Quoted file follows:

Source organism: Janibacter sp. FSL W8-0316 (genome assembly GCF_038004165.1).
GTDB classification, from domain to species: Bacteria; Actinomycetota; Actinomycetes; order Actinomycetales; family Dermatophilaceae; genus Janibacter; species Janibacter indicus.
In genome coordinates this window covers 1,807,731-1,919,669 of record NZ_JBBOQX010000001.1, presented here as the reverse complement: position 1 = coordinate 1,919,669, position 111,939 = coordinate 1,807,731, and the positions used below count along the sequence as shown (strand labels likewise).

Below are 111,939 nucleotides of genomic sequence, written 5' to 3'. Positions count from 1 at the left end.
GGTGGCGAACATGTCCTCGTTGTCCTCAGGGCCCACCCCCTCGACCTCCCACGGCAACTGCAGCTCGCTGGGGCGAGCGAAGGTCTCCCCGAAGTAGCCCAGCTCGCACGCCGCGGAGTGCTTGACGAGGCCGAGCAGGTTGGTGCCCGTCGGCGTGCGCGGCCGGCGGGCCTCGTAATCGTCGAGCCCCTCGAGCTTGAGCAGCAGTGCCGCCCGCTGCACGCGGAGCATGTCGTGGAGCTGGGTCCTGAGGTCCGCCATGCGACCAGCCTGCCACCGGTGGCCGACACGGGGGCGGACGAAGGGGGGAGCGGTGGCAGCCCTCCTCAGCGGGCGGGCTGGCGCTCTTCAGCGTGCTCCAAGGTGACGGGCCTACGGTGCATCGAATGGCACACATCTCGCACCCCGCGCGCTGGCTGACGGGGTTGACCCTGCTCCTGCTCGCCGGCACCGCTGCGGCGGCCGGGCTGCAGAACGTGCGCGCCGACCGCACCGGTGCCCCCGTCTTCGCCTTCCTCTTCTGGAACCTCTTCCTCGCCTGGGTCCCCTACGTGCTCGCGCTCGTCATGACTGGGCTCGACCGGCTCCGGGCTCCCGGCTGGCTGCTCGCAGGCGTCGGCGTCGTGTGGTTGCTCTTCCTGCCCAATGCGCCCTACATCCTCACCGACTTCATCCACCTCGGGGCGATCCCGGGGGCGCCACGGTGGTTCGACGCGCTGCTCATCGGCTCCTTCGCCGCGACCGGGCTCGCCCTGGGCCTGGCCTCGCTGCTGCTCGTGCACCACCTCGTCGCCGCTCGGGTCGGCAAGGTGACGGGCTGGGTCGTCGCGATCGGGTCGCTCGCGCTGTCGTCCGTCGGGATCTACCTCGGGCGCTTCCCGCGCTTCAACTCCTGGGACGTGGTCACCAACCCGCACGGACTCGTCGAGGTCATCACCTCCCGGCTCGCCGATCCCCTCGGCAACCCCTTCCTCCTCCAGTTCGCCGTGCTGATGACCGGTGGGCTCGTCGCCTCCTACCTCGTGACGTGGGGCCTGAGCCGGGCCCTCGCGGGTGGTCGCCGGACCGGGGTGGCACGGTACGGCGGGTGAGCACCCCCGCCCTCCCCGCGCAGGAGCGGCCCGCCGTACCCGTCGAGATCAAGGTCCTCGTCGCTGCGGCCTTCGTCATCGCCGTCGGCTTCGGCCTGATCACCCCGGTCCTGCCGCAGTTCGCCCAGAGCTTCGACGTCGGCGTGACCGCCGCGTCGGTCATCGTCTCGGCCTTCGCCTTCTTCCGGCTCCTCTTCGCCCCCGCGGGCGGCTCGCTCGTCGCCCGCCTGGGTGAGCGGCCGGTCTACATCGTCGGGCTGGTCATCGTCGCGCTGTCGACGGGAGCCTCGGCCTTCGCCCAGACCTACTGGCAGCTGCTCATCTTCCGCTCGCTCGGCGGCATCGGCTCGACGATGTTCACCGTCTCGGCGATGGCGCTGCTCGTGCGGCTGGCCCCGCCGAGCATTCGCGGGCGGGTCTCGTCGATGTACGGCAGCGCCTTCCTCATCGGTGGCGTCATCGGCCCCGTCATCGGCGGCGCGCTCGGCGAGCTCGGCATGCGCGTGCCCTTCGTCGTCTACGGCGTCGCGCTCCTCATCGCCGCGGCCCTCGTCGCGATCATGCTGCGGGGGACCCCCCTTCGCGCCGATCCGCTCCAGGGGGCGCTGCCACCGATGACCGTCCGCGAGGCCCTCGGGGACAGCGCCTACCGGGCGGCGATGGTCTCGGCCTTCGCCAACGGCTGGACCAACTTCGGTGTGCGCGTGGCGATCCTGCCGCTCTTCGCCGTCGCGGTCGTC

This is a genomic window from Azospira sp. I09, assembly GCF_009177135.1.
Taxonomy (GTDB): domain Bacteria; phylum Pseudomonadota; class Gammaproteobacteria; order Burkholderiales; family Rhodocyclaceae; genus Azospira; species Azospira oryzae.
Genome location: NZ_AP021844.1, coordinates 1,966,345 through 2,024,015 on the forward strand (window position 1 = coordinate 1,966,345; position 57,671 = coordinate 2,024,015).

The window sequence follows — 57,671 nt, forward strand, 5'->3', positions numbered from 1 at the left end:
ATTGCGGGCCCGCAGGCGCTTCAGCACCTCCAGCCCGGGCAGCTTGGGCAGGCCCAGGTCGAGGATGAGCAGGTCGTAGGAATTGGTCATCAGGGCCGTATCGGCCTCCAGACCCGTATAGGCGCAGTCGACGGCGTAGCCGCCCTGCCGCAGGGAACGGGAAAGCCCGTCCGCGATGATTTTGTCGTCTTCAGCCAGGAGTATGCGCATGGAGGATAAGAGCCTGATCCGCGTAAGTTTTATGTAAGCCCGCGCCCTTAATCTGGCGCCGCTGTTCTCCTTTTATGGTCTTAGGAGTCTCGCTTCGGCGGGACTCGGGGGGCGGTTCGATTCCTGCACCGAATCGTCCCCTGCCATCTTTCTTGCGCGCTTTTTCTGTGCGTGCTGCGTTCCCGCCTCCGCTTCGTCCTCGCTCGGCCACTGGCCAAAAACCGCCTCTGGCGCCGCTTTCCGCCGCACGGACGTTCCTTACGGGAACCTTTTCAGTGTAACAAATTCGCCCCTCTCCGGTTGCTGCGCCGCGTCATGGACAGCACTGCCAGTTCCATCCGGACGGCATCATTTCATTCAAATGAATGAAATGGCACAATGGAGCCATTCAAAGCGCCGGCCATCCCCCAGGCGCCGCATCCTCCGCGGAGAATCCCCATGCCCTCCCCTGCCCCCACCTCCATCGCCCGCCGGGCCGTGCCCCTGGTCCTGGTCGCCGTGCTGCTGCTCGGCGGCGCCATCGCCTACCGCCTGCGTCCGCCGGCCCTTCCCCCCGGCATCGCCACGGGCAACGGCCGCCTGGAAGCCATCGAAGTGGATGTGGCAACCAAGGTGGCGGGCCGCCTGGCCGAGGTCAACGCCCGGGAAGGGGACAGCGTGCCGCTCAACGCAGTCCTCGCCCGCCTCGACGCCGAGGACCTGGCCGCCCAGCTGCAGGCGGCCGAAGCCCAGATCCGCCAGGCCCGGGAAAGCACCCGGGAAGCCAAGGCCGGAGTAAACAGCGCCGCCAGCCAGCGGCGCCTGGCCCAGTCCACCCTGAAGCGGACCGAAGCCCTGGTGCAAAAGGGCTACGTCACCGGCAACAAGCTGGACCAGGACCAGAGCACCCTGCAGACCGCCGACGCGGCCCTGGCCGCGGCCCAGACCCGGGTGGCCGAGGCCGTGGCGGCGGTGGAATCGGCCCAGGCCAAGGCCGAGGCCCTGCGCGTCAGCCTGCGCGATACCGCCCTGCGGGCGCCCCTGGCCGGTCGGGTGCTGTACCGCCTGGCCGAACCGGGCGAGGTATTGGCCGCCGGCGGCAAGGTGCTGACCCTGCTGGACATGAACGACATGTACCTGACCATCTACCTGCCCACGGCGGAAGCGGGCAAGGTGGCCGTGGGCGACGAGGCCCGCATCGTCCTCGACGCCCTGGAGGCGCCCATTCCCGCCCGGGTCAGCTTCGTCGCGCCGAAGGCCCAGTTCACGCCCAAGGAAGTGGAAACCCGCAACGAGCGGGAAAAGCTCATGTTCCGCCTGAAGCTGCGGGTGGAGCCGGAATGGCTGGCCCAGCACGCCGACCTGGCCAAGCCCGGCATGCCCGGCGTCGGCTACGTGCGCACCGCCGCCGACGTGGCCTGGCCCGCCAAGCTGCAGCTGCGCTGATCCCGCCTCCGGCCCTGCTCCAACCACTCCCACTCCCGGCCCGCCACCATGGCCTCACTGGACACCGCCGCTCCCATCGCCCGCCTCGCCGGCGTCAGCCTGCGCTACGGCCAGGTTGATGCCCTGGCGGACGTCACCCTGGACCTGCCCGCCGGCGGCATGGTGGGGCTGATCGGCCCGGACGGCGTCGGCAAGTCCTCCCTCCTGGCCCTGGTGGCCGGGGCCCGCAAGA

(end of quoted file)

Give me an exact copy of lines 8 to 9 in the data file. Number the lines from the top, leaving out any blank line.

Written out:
Genome location: NZ_AP021844.1, coordinates 1,966,345 through 2,024,015 on the forward strand (window position 1 = coordinate 1,966,345; position 57,671 = coordinate 2,024,015).

The window sequence follows — 57,671 nt, forward strand, 5'->3', positions numbered from 1 at the left end: